Blog post by Kerri-Anne Dooley – Dementia vs Alzheimer’s – what’s the difference?
In my role I often hear families, caregivers and people within the industry use the terms Alzheimer’s disease and dementia interchangeably as many believe they are the same thing. Whilst the two diagnoses are related, they are remarkably different and still require a great deal of research and stronger public awareness.
The vast majority of us affected by the diagnoses will never find out exactly what is causing Mum to forget particular words or a diligent partner to forget to pay the bills. Ev
en after memory glitches become impossible to ignore, often families don’t always seek an official diagnosis, rather just deal with the effects.
So what is the difference? Well dementia is an umbrella term for anything that can cause issues with brain functioning that affects communication and performance of daily activities. In other words, it refers to a set of symptoms, not the disease itself. In a way, it can be compared to when somebody has a sore throat, where the symptom is there but the cause is unknown – it could be allergens, strep throat or a common cold. Similarly, when someone has dementia, they are experiencing symptoms without being told what is causing them. Dementia is associated with more than 100 different disease and illness processes, one being Alzheimer’s disease which specifically affects parts of the brain that control thought, memory and language. According to the Centre for Disease Control, Alzheimer’s disease is a common cause of dementia causing as many as 50-70% of all dementia cases.
Another big difference between the two is that Alzheimer’s is not a reversible disease – it is degenerative and currently there is no cure. Some forms of dementia that present as ‘memory loss’ such as adverse drug interaction/s or a vitamin deficiency are treatable and in some cases, even temporary.
Adding to the average person’s mix-ups about the difference between dementia and Alzheimer’s, there have been several cognitive disorders mentioned in the news lately. Diagnoses like Lewy-Body disease, Benson’s syndrome, Binswanger’s disease or another brain disease-variant called Pick’s. Understandably, these along with the 96 or so other possible diagnoses within dementia, make it a very confusing maze to navigate.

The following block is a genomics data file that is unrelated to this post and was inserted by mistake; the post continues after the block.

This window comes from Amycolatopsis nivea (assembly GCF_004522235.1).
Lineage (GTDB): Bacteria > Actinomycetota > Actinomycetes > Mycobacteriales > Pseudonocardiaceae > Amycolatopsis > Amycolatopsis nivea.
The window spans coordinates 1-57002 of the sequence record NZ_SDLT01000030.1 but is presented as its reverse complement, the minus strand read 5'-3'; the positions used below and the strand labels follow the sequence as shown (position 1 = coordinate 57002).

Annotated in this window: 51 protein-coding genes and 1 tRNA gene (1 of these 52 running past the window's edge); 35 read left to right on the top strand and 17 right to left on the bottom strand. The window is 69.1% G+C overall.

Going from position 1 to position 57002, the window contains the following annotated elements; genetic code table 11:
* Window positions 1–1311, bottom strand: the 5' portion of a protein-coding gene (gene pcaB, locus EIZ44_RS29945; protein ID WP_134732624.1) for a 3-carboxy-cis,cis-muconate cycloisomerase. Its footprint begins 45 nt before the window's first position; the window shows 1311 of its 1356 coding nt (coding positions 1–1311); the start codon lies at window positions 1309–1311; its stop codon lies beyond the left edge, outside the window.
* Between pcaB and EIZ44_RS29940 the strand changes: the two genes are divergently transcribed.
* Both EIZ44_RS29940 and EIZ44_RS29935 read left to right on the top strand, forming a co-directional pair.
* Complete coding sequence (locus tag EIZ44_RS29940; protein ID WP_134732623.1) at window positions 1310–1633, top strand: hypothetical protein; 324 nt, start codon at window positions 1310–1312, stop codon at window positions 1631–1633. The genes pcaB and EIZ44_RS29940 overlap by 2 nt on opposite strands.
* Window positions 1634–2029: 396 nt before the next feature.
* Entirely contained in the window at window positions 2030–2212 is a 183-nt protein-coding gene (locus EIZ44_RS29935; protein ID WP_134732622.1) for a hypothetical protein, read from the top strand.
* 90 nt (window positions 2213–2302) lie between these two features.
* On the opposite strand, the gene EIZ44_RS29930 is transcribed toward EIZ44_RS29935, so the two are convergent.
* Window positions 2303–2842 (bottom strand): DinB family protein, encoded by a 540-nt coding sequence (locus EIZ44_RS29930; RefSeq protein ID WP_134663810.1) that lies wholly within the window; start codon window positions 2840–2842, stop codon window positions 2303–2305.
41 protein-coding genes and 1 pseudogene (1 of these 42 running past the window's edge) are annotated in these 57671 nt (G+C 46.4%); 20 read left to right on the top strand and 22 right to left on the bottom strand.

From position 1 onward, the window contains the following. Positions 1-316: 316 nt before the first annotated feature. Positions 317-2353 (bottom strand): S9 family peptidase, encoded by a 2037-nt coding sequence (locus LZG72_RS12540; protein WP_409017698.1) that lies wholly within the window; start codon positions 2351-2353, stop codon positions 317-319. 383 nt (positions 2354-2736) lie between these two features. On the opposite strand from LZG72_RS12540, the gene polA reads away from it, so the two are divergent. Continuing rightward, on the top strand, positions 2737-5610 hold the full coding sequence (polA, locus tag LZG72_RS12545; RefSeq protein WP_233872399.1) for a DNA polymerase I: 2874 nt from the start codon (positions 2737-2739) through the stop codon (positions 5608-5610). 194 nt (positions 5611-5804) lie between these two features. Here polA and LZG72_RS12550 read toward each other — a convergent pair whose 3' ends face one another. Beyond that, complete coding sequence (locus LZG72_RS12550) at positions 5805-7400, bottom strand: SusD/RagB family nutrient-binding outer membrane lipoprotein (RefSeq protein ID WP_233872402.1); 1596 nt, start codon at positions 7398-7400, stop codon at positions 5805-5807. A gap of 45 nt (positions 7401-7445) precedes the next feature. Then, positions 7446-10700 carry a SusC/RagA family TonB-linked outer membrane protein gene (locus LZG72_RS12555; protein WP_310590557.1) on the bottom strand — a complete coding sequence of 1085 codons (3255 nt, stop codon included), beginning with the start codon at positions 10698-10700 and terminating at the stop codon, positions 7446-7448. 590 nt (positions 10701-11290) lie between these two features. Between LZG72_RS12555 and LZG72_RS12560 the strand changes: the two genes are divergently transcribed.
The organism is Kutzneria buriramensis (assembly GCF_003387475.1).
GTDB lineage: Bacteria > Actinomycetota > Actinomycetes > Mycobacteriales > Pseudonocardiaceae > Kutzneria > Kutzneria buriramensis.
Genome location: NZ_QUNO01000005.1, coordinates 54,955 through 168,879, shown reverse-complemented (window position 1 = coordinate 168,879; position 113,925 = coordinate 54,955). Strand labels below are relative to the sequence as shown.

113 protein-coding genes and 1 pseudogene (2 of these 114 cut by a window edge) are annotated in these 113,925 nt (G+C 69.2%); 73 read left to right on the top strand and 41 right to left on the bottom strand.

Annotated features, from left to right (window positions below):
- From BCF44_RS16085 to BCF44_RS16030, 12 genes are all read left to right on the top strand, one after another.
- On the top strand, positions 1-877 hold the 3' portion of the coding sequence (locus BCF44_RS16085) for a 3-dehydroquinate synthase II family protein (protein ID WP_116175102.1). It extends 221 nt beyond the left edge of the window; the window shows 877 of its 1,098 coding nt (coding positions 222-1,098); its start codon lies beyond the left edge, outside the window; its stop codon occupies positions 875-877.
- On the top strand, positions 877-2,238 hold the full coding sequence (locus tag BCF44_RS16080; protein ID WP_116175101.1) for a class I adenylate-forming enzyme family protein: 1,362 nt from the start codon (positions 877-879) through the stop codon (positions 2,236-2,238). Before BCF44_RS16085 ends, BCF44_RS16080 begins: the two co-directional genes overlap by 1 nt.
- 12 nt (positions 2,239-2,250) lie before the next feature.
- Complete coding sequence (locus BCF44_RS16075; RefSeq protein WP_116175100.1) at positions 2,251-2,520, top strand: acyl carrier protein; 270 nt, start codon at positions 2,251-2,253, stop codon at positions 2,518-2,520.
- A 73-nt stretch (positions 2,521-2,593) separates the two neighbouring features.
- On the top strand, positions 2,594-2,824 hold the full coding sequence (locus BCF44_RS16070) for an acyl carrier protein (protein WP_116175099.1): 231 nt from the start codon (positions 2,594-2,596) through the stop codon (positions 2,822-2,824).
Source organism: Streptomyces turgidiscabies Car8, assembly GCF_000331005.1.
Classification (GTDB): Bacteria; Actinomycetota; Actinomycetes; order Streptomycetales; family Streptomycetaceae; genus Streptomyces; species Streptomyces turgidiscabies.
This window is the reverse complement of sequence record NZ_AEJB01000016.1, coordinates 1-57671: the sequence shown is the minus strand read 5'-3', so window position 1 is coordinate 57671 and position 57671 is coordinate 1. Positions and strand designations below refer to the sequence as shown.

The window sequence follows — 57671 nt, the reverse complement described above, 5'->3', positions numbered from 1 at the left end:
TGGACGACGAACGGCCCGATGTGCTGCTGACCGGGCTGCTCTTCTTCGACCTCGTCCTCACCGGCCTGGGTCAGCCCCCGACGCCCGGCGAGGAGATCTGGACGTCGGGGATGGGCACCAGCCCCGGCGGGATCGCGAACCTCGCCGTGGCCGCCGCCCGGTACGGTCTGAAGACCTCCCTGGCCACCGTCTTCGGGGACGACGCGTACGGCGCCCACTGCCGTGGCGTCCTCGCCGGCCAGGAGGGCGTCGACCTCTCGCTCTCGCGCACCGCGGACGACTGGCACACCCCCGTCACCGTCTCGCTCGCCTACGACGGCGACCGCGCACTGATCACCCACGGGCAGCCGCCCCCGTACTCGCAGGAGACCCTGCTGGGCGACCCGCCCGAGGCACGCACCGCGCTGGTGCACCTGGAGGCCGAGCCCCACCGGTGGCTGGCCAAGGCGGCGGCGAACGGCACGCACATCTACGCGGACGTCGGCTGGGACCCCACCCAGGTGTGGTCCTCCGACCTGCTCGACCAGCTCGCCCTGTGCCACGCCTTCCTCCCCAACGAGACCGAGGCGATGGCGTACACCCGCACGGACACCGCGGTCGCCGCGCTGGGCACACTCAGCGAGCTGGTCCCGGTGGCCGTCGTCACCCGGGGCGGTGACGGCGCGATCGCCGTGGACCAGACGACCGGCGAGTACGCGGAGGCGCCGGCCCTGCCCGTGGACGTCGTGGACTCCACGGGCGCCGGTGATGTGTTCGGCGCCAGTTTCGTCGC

So what really matters in the confusing name game of dementia? Firstly, it’s important to get a proper diagnosis of the cause of dementia so that appropriate treatment, counselling and referral can begin. Until a diagnosis is made, the best approach to care for someone with dementia is engagement, communication and loving care.
Here at PresCare we offer focused specialist care by trained carers for clients with dementia, at home or in a secure residential environment. Our teams pride themselves on providing services and activities designed to make life easier for those living with dementia. Every PresCare residential care home has a secure dementia-specific wing and in-home dementia care is available through our community care sites across Queensland.
PresCare has also recently been a part of spear heading a Dementia Alliance, partnering with Alzheimer’s Australia and other organisations to assist in creating Dementia Friendly Communities throughout Queensland.
PresCare also offers Advance Care Planning, a process that is encouraged with clients/residents and their families with dementia so they can forward plan for their future health care needs before they lose capacity. This is a very important part of maintaining their control, a sense of dignity and creating confidence that their choices will be respected.
To find out how to access dementia care services refer to the residential or in-home care pages on our website or call us on 1800 773 722.
Clinical Training & Audit Coordinator
Service Improvement and Innovation